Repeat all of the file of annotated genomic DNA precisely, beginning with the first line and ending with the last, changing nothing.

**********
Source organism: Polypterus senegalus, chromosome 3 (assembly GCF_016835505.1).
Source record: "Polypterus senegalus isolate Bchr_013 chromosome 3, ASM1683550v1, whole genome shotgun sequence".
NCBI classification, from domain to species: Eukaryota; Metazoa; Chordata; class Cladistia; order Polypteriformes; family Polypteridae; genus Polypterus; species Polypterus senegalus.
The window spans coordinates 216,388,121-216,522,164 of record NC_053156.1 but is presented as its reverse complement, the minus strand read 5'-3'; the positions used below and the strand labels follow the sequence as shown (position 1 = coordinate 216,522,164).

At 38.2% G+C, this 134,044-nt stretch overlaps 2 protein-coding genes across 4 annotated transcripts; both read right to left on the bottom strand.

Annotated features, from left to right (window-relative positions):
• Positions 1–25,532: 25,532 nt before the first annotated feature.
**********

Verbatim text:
Source organism: Polypterus senegalus, chromosome 3 (assembly GCF_016835505.1).
Source record: "Polypterus senegalus isolate Bchr_013 chromosome 3, ASM1683550v1, whole genome shotgun sequence".
NCBI classification, from domain to species: Eukaryota; Metazoa; Chordata; class Cladistia; order Polypteriformes; family Polypteridae; genus Polypterus; species Polypterus senegalus.
The window spans coordinates 216,388,121-216,522,164 of record NC_053156.1 but is presented as its reverse complement, the minus strand read 5'-3'; the positions used below and the strand labels follow the sequence as shown (position 1 = coordinate 216,522,164).

At 38.2% G+C, this 134,044-nt stretch overlaps 2 protein-coding genes across 4 annotated transcripts; both read right to left on the bottom strand.

Annotated features, from left to right (window-relative positions):
• Positions 1–25,532: 25,532 nt before the first annotated feature.